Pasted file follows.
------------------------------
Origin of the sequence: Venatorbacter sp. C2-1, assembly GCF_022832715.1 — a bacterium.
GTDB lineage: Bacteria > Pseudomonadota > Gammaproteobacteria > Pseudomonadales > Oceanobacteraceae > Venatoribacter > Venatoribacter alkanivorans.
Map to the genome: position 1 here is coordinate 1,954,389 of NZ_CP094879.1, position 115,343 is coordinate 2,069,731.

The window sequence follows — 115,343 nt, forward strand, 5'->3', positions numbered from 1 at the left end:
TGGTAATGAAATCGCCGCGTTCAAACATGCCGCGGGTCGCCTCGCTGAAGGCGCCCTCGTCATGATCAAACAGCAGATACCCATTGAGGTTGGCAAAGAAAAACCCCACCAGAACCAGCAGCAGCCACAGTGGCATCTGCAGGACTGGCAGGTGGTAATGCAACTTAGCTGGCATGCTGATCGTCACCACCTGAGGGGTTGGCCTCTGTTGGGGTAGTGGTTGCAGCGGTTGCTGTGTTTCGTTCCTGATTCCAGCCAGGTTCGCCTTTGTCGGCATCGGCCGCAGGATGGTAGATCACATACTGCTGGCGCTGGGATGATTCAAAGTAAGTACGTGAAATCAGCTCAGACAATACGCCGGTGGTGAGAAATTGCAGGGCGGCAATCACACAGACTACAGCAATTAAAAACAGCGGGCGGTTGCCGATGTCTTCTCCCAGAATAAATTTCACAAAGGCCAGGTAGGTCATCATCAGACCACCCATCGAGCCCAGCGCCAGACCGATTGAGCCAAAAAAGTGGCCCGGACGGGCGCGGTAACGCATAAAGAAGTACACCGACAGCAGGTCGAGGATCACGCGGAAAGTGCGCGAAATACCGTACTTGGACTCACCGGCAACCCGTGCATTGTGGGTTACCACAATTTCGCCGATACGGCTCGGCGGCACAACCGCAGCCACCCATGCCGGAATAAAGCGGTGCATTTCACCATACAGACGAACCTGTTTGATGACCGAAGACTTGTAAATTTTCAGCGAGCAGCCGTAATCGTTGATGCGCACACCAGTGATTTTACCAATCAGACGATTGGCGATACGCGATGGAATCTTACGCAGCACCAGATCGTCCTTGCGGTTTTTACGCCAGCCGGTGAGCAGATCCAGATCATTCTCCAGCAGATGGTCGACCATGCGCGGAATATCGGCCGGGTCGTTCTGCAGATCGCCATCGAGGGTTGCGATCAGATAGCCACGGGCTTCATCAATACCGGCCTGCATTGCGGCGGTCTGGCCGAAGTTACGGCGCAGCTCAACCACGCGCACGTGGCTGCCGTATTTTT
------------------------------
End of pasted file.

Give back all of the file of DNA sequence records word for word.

Origin of the sequence: Venatorbacter sp. C2-1, assembly GCF_022832715.1 — a bacterium.
GTDB lineage: Bacteria > Pseudomonadota > Gammaproteobacteria > Pseudomonadales > Oceanobacteraceae > Venatoribacter > Venatoribacter alkanivorans.
Map to the genome: position 1 here is coordinate 1,954,389 of NZ_CP094879.1, position 115,343 is coordinate 2,069,731.

The window sequence follows — 115,343 nt, forward strand, 5'->3', positions numbered from 1 at the left end:
TGGTAATGAAATCGCCGCGTTCAAACATGCCGCGGGTCGCCTCGCTGAAGGCGCCCTCGTCATGATCAAACAGCAGATACCCATTGAGGTTGGCAAAGAAAAACCCCACCAGAACCAGCAGCAGCCACAGTGGCATCTGCAGGACTGGCAGGTGGTAATGCAACTTAGCTGGCATGCTGATCGTCACCACCTGAGGGGTTGGCCTCTGTTGGGGTAGTGGTTGCAGCGGTTGCTGTGTTTCGTTCCTGATTCCAGCCAGGTTCGCCTTTGTCGGCATCGGCCGCAGGATGGTAGATCACATACTGCTGGCGCTGGGATGATTCAAAGTAAGTACGTGAAATCAGCTCAGACAATACGCCGGTGGTGAGAAATTGCAGGGCGGCAATCACACAGACTACAGCAATTAAAAACAGCGGGCGGTTGCCGATGTCTTCTCCCAGAATAAATTTCACAAAGGCCAGGTAGGTCATCATCAGACCACCCATCGAGCCCAGCGCCAGACCGATTGAGCCAAAAAAGTGGCCCGGACGGGCGCGGTAACGCATAAAGAAGTACACCGACAGCAGGTCGAGGATCACGCGGAAAGTGCGCGAAATACCGTACTTGGACTCACCGGCAACCCGTGCATTGTGGGTTACCACAATTTCGCCGATACGGCTCGGCGGCACAACCGCAGCCACCCATGCCGGAATAAAGCGGTGCATTTCACCATACAGACGAACCTGTTTGATGACCGAAGACTTGTAAATTTTCAGCGAGCAGCCGTAATCGTTGATGCGCACACCAGTGATTTTACCAATCAGACGATTGGCGATACGCGATGGAATCTTACGCAGCACCAGATCGTCCTTGCGGTTTTTACGCCAGCCGGTGAGCAGATCCAGATCATTCTCCAGCAGATGGTCGACCATGCGCGGAATATCGGCCGGGTCGTTCTGCAGATCGCCATCGAGGGTTGCGATCAGATAGCCACGGGCTTCATCAATACCGGCCTGCATTGCGGCGGTCTGGCCGAAGTTACGGCGCAGCTCAACCACGCGCACGTGGCTGCCGTATTTTT